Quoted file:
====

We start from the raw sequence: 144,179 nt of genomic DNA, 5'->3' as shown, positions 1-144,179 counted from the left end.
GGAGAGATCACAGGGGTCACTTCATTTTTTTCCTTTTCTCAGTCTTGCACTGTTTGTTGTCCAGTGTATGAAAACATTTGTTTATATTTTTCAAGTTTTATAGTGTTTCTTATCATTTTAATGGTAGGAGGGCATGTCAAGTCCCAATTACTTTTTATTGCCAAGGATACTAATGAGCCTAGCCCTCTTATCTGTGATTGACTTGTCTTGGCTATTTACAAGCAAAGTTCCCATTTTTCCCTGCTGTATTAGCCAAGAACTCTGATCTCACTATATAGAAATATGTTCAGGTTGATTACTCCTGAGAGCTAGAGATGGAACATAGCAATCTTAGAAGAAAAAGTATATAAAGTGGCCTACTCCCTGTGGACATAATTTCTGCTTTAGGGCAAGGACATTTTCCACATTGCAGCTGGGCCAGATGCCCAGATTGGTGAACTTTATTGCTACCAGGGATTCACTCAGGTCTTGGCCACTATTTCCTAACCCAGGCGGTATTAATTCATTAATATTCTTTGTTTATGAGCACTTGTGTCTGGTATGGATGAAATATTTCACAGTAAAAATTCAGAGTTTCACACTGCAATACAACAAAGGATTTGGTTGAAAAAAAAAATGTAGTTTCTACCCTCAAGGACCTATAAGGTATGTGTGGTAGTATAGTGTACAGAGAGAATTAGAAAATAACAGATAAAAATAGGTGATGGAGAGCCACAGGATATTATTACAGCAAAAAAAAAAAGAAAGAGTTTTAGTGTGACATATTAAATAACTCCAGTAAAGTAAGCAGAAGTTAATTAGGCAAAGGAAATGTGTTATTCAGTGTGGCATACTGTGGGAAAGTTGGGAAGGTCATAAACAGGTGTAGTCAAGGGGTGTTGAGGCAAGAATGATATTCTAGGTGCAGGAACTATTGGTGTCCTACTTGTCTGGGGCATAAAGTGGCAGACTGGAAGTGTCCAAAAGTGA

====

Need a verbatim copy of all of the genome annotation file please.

We start from the raw sequence: 144,179 nt of genomic DNA, 5'->3' as shown, positions 1-144,179 counted from the left end.
GGAGAGATCACAGGGGTCACTTCATTTTTTTCCTTTTCTCAGTCTTGCACTGTTTGTTGTCCAGTGTATGAAAACATTTGTTTATATTTTTCAAGTTTTATAGTGTTTCTTATCATTTTAATGGTAGGAGGGCATGTCAAGTCCCAATTACTTTTTATTGCCAAGGATACTAATGAGCCTAGCCCTCTTATCTGTGATTGACTTGTCTTGGCTATTTACAAGCAAAGTTCCCATTTTTCCCTGCTGTATTAGCCAAGAACTCTGATCTCACTATATAGAAATATGTTCAGGTTGATTACTCCTGAGAGCTAGAGATGGAACATAGCAATCTTAGAAGAAAAAGTATATAAAGTGGCCTACTCCCTGTGGACATAATTTCTGCTTTAGGGCAAGGACATTTTCCACATTGCAGCTGGGCCAGATGCCCAGATTGGTGAACTTTATTGCTACCAGGGATTCACTCAGGTCTTGGCCACTATTTCCTAACCCAGGCGGTATTAATTCATTAATATTCTTTGTTTATGAGCACTTGTGTCTGGTATGGATGAAATATTTCACAGTAAAAATTCAGAGTTTCACACTGCAATACAACAAAGGATTTGGTTGAAAAAAAAAATGTAGTTTCTACCCTCAAGGACCTATAAGGTATGTGTGGTAGTATAGTGTACAGAGAGAATTAGAAAATAACAGATAAAAATAGGTGATGGAGAGCCACAGGATATTATTACAGCAAAAAAAAAAAGAAAGAGTTTTAGTGTGACATATTAAATAACTCCAGTAAAGTAAGCAGAAGTTAATTAGGCAAAGGAAATGTGTTATTCAGTGTGGCATACTGTGGGAAAGTTGGGAAGGTCATAAACAGGTGTAGTCAAGGGGTGTTGAGGCAAGAATGATATTCTAGGTGCAGGAACTATTGGTGTCCTACTTGTCTGGGGCATAAAGTGGCAGACTGGAAGTGTCCAAAAGTGA